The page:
Bitmine A1 chip soldered in place
Several weeks ago, a friend e-mailed me asking for help building a bitcoin miner based on Bitmine A1 ASIC – a mighty chip capable of 40GH/sec and also very DIY friendly. Last Sunday my friend showed up in the morning carrying a box of parts and in the evening we had semi-functioning board and zero casualties. In this article I’m writing my notes hoping that other builders following the same path may find them useful. As soon as we get working board I’ll build another one and post the real build log.
Note 1: The board we were building is a reference design by Bitmine.ch, a company that designed A1 ASIC. The reference board documentation is inconsistent; the rev.1.0.A schematic is different from rev.1.0.B Gerbers. Several part designators won’t match the PCB silkscreen, and the 500 ohm R12 resistor, likely added to improve stability of 2-phase buck converter, was not present on the schematic and/or BOM; we finally managed to figure out what it is by studying the board’s Pick-and-Place job file.
Note 2: Gerber file of a paste layer (the one used to cut a stencil) has openings for the thermal pads and power rails that are too large, using them as-is caused too much paste to be dispensed. Ohararp, the stencil shop, suggested shrinking some of the openings in half. This has helped, especially for pads with many thermal vias but the amount of solder on A1′s power bars was still excessive – take a look at the title picture, left side of the A1. On the subsequent builds about 3/4 of the paste from the power bars would have to be removed manually.
Continue reading Bitmine A1 reference board build notes.
While designing USB Isolator I needed a 5V supply to power the device side. I picked Linear Technology LT1376-5 part which proved to be pretty reliable and mellow converter. I’ve had used this part for 3.5 years now, in a product and also in the kit and I haven’t had any serious issues with it. Some time ago I decided to put together another kit based on the same controller – at this time containing only PTH components to make assembly easier for beginners. This kit is now available at the store for $20 plus shipping and the following is a short overview of the capabilities.
The kit contains a PCB plus all parts necessary to build a DC-DC step-down converter. Voltage setting resistors to make output of 3.3V, 5V and 12V are included. The converter is capable of supplying 1A at any of the output voltages over 6-25V input voltage range ( 23Vmax for 12Vout), and can be pushed up to 1.3A if input and output voltages are close enough. Output voltage ripple is 50mv@1A.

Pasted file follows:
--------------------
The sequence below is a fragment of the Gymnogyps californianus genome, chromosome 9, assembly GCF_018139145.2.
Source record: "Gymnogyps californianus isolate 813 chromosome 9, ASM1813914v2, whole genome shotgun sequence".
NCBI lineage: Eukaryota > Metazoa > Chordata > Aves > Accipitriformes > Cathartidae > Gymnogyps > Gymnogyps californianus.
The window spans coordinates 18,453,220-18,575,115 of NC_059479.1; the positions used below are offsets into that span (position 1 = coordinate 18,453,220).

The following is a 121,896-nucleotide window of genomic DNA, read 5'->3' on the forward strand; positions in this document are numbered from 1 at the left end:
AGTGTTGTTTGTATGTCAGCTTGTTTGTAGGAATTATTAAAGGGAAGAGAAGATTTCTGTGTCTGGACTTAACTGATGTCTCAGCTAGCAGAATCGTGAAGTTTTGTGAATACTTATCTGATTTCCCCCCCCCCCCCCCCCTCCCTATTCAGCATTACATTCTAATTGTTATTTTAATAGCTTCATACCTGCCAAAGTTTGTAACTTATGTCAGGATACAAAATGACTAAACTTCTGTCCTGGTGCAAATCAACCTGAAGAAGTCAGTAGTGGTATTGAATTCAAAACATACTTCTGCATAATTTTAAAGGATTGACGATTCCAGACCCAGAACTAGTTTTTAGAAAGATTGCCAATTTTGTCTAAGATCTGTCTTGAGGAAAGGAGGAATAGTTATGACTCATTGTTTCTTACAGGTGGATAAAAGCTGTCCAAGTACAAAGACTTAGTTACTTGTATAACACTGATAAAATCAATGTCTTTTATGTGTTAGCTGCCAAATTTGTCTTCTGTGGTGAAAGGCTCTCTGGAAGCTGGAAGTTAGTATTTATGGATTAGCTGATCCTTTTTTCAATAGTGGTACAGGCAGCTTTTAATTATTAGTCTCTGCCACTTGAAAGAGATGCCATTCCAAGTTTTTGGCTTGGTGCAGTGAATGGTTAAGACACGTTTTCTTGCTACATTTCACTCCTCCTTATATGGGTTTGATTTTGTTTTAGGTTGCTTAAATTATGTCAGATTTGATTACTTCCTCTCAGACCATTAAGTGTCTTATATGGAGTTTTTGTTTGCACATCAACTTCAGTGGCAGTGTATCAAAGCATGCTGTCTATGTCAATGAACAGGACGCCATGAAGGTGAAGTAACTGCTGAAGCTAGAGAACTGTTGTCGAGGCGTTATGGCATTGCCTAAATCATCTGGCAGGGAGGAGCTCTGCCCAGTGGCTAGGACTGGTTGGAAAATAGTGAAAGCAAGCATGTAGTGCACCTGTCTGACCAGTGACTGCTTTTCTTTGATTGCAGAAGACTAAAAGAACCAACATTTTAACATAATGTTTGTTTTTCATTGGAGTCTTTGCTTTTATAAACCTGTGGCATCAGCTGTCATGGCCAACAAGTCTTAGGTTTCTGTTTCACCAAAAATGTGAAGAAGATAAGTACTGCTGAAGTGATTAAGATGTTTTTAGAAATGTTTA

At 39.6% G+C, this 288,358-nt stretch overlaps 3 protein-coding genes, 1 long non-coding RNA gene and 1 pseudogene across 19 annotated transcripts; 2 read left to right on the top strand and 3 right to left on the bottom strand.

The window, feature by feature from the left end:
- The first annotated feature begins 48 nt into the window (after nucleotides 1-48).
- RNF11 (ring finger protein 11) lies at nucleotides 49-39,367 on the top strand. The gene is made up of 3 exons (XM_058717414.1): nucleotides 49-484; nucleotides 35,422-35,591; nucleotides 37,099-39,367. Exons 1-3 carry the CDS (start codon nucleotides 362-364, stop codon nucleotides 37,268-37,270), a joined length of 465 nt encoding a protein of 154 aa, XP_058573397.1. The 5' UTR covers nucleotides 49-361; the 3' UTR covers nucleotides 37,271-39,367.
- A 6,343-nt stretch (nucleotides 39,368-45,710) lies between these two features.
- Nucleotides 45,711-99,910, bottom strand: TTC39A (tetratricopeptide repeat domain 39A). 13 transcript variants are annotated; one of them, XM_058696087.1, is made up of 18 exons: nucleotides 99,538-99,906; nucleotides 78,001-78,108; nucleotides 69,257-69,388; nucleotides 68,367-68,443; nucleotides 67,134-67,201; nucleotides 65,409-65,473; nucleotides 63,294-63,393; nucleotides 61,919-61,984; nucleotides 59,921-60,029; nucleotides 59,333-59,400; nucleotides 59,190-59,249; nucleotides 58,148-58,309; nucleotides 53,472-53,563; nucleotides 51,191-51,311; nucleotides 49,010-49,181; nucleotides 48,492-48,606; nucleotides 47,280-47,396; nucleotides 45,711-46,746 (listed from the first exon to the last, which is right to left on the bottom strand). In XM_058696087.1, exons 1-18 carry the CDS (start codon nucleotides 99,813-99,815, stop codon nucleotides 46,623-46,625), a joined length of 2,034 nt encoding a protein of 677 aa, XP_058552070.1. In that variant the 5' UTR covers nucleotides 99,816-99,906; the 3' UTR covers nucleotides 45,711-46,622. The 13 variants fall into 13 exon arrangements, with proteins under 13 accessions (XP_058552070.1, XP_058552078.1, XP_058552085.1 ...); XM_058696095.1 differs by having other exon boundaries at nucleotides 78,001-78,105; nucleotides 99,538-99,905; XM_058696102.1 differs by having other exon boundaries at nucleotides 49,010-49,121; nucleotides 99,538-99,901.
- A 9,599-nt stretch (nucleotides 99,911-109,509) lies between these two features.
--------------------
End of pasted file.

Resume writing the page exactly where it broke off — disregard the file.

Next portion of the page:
The biggest advantage of switch mode supplies is efficiency. It is possible, for example, to step down from 24V to 3.3V without generating excessive heat even at 1A load. Also, switchers are fascinating circuits, fun to build and play with.
In addition to full kit, a bare PCB is offered for makers who prefer to source parts themselves. Eagle CAD files of the circuit are also available.
120ma Inductorless DC-DC converter
Today’s electronic projects often require more than one supply voltage. 5V is often used to power MCUs, while sensors and peripheral interface controllers usually need 3.3V – if both types are used in your circuit, both voltages must be provided. Typically, one of the voltages is produced from the main supply (battery, wall wart, etc.) and the second voltage is then derived from the first using either linear LDO regulator if the second voltage is lower than the first or a boost converter if the second voltage is higher.
The boost converter I’ve designed uses Microchip MCP1253 charge pump controller. It doesn’t use an inductor and is capable of providing selectable 5V or 3.3V output voltage and up to 120ma of output current. The converter is half-inch long and weighs just 0.5g. All through-hole pads are placed on 0.1″ grid making it breadboard-friendly. Thanks to inductorless desgn, the converter is inexpensive, stable, and easy to use while providing automatic switching between step-down and step-up modes, and offering extra options, such as external shutdown and supply monitoring. The following picture shows board connections (click on it to make it bigger):
- Vin, Vout, GND are the only connections necessary out of the box (they are marked on the other side of the PCB). Input voltage can be 2.0-6.0V, output voltage is set to 5V. The converter automatically switches from buck to boost, therefore it is possible, for example, to have regulated 5V output in the whole discharge range of a battery of four alkaline cells (3.6-6V), or 3.3V from a single LiPo (if you switch output voltage to 3.3V, see below). The output current is 120ma, maintained down to 2.8 Vin at 5V Vout
- 3-pad Vout set jumper is set to 5V by a shorting middle pad to the right one. To switch output voltage to 3.3V remove the short using solder wick and short middle pad to the left one
- Shutdown The converter can be stopped by pulling this signal low. By default, it is hardwired to Vin, in order to use it, you need to cut a trace inside Shutdown enable jumper. The jumper can be later closed, if necessary, similarly to output voltage selector
- Power Good This signal falls low when output is out of regulation, which can indicate low battery or excessive load. In order to use this signal, a 100K 0603 resistor must be soldered on vacant pads indicated by the arrow Power Good Resistor